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Spielberg gets the Oscar . . . from Sotheby’s

GOOD MORNING: Steven Spielberg was the anonymous buyer (again!) of a vintage Oscar put up for auction. This time he paid $207,500 for Bette Davis’ Oscar for “Dangerous” (1935) at the Sotheby’s auction of items from Planet Hollywood. Spielberg will present the Oscar to the Academy as he had with his previous two auction-bought Oscars, Bette Davis’ win for “Jezebel” (1938) and Clark Gable’s Oscar for “Gone With the Wind” . . . And in the spirit of preservation, Harvey Weinstein announced at Tuesday’s L.A. preem of Martin Scorsese’s “Gangs of New York” that he was donating $50,000 to the Scorsese-led Film Foundation to save movies for future generations. Pic perfectionist Scorsese laughingly admitted to me after Tuesday’s DGA screening that he was still editing the pic — not really — but he did find some mistakes in the spelling of names in the final credits. He and editor Thelma Schoonmaker, among the filmmakers on hand, were to go over it again Wednesday evening after the “below the line” screening of “Gangs.” Among those on hand whom Scorsese thanked was executive producer Michael Ovitz, “Who once said to me, ‘Why don’t you do ‘Gangs’?” When I asked Ovitz what his next venture in showbiz would be, he said, “I’m retired!” . . . Scorsese remained long after the screening to talk with and receive congrats from Oliver Stone, Quincy Jones, Michael Mann, Sydney Pollack well as Dennis Hopper, Jodie Foster, Jennifer Tilly, Joe Pesci, Peter Boyle, Gary Busey, Jacqueline Bisset and cast members Henry Thomas and John C. Reilly … Scorsese takes a coupla weeks off, then p.a.’s “Gangs” in Europe and readies a May start of “The Aviator” (the Howard Hughes story) with Leonardo DiCaprio again starring. John Logan is scripting the $100 million (sez Harvey) pic to be shot in Hollywood, the story winding in 1946 with Hughes testifying before a Senate committee. Hughes’ Spruce Goose and plane crash in BevHills will have to be CGI’d, Scorsese allows. And as for look-alikes of Hughes’ glamorous girlfriends Ava Gardner, Katharine Hepburn, etc. — “we’ll have a world-wide search”– sez Harvey, who claims this is the only pic on his plate. After making their red carpet “Gang” appearances at the DGA, co-stars Leonardo DiCaprio and Cameron Diaz hied to dinner at Ago where Harvey joined them. But he later returned to the DGA to linger until midnight with guests emerging from the screening. He then caught his plane back to N.Y. for the two final Miramax preems — “Chicago” and “Confessions of a Dangerous Mind.” And to plot further openings for the six Miramax award-hopeful films.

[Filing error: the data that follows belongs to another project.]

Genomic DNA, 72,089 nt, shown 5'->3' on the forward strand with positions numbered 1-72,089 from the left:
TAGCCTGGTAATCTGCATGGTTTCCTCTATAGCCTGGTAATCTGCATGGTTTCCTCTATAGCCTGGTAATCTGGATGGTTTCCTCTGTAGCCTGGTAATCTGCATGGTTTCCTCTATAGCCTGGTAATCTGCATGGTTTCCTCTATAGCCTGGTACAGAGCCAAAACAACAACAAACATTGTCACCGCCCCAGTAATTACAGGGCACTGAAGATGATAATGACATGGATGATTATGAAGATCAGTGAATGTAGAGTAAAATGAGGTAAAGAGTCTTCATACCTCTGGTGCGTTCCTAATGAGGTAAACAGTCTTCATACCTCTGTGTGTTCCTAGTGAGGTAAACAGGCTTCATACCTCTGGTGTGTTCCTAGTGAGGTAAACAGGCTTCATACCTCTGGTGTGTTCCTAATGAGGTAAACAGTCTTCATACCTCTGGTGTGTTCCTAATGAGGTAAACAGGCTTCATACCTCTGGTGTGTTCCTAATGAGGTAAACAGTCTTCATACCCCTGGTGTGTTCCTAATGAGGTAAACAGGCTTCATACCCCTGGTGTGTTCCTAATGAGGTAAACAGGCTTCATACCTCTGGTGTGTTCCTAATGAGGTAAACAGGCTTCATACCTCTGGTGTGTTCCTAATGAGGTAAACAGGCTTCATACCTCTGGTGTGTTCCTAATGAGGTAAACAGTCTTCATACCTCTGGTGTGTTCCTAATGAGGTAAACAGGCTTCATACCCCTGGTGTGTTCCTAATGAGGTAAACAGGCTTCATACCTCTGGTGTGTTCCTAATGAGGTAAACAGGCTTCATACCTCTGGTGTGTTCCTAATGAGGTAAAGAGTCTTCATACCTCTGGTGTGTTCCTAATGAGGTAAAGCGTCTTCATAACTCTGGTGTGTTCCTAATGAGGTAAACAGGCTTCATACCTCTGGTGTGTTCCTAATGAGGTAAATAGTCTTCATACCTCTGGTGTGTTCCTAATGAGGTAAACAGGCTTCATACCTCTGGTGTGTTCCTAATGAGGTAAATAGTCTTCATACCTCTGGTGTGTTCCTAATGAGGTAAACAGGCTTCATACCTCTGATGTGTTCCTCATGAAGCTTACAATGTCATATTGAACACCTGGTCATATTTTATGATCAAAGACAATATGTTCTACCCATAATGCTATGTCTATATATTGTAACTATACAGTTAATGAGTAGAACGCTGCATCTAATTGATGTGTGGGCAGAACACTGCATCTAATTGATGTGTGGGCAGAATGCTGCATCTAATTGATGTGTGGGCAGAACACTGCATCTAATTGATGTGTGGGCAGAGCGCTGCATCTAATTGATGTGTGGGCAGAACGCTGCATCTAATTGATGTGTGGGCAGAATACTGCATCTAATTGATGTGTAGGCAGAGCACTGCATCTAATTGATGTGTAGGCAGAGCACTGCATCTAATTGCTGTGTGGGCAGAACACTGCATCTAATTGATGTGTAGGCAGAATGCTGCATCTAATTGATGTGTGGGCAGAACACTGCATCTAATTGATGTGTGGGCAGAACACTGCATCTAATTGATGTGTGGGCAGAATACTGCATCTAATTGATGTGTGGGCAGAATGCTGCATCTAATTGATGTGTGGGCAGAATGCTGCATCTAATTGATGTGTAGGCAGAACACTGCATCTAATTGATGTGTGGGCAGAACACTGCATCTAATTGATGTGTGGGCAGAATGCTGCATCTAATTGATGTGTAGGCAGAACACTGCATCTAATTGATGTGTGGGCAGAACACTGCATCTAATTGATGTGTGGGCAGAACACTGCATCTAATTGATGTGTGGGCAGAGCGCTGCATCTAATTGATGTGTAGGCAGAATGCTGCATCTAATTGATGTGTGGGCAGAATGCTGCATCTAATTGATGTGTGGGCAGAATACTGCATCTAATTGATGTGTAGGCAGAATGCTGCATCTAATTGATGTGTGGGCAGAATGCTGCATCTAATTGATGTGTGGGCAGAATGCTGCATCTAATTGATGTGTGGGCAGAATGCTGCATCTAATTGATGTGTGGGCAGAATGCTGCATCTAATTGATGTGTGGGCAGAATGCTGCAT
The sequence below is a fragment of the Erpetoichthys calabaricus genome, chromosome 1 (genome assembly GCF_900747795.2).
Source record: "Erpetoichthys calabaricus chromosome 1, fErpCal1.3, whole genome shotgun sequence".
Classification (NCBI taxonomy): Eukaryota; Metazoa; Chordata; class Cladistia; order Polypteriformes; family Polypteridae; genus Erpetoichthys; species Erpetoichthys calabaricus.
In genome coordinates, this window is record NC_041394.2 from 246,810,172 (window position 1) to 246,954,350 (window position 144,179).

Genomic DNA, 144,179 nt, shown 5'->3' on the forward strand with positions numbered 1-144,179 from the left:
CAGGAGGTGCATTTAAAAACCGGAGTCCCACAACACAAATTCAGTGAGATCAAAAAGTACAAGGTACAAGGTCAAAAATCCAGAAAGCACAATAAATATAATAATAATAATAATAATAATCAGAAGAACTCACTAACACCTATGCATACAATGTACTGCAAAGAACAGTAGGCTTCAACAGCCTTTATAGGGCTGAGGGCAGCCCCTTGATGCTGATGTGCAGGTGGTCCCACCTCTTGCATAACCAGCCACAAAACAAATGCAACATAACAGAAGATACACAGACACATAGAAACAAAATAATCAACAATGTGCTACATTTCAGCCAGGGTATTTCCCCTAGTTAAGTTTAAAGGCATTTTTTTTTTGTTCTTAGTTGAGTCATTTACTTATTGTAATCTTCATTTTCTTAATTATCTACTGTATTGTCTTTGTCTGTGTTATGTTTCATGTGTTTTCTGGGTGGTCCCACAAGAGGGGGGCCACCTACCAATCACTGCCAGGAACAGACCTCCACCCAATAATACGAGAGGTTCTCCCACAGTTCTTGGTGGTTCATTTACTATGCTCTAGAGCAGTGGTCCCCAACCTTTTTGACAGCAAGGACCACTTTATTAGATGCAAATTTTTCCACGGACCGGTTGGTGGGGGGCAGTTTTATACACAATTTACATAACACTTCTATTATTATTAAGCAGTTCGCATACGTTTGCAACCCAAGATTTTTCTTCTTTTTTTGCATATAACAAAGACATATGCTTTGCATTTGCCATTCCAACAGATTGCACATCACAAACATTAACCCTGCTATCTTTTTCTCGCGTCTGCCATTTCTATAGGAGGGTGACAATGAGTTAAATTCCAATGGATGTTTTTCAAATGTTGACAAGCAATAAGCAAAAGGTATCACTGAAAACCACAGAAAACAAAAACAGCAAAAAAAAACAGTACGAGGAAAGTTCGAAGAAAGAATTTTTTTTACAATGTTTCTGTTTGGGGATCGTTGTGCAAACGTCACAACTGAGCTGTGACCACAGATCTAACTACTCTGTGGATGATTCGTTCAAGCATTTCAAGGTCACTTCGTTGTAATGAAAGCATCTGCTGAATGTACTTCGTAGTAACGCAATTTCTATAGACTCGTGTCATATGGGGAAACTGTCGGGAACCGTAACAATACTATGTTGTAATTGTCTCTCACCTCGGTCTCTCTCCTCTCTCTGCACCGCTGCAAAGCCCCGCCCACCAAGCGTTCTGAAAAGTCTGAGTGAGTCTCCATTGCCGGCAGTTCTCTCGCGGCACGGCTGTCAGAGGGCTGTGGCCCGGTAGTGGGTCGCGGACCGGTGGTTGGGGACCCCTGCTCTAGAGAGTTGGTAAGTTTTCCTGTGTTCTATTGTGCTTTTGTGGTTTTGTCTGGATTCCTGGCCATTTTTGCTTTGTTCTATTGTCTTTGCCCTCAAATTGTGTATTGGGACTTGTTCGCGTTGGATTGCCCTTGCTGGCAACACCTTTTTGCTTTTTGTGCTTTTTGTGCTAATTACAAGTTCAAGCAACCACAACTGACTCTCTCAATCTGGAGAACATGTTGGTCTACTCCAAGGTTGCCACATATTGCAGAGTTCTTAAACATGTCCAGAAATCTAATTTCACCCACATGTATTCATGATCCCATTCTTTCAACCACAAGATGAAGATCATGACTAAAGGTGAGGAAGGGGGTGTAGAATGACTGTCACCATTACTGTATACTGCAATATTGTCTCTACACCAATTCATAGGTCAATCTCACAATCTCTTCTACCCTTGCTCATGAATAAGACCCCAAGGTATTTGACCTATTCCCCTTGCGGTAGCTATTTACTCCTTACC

RICHARD GERE ISN’T HERE to hear the sweet music about his terrif performance in “Chicago” — he’s in India . . . Margaret O’Brien is skedded to visit Robert Blake today. His preliminary hearing is tentatively set for Feb. 26. Blake’s been in isolation eight months . . . Former L.A. District Attorney Gil Garcetti heads to West Africa in January with the Conrad Hilton Foundation to further health programs and the Empowerment of Women. Garcetti will do a photo book on the trip. His current photo book, “Iron: Erecting the Disney Concert Hall” (Balcony, $39.95) is in its second printing, proceeds to the iron workers scholarship fund. In February, he continues teaching a special course at Harvard’s Kennedy School of Government — “The Interaction of the Criminal Practice System, Racism, Politics and the Media.” Garcetti says, “There are other things in life besides practicing law.”

BULWORTH’S” COSTARS WARREN BEATTY and Halle Berry were lunching at the Sunset Strip’s Mirabelle on Wednesday with her manager, Vince Serenzione . . . Fifty-seven minutes of the Kennedy Center Honors (Dec. 8) had to be axed for the Dec. 27 airing (CBS, 9-11 p.m.). One of the segs that will not be edited, Steve Martin’s intro to Paul Simon in which he said, “Coming in here tonight, I heard (someone) behind me saying, ‘Steve, Steve, Hey Steve’ and I turned and I said, ‘Yes, Mr. President.’ And he said, ‘Do you know where I can get some Paul Simon records?’ And I said, ‘Sure. At the record store.’ And he said, ‘No, no, no. I don’t want all the album notes and all that stuff. I need bootleg stuff.’ Then he said, ‘And while you’re at it could you get me some Barbra Streisand records? I love her music, but I can’t be seen buying it. I need pirate stuff.” And I said, ‘But Mr. President, that’s illegal. And he said, ‘Oh right.'” Martin gave a knowing thumbs up sign to George Dubya, who laughed from his box seat . . . Hollywood’s Kodak Theater was the scene Wednesday for the (no charge) PBS taping of “The American Tenors,” Nathan Granner, Daniel Montenegro and Mauricio O’Reilly, plus a 59-piece symphony orchestra and the Angel City Chorale, to air in March. The Kodak’s giant stage just hosted the American Ballet Theater’s lavish “Nutcracker.” On those boards next is “Grease,” Jan. 7-13 . . . Martin Landau returns to the stage for the first time in 15 years, to star in “16 Wounded,” a contemporary Amsterdam-set story about a Holocaust survivor and a Palestinian at the Long Wharf Theater in New Haven, Conn. Matt August directs and Gretchen Becker costars . . . Merry Christmas and Happy New Year. I will return Jan.6.

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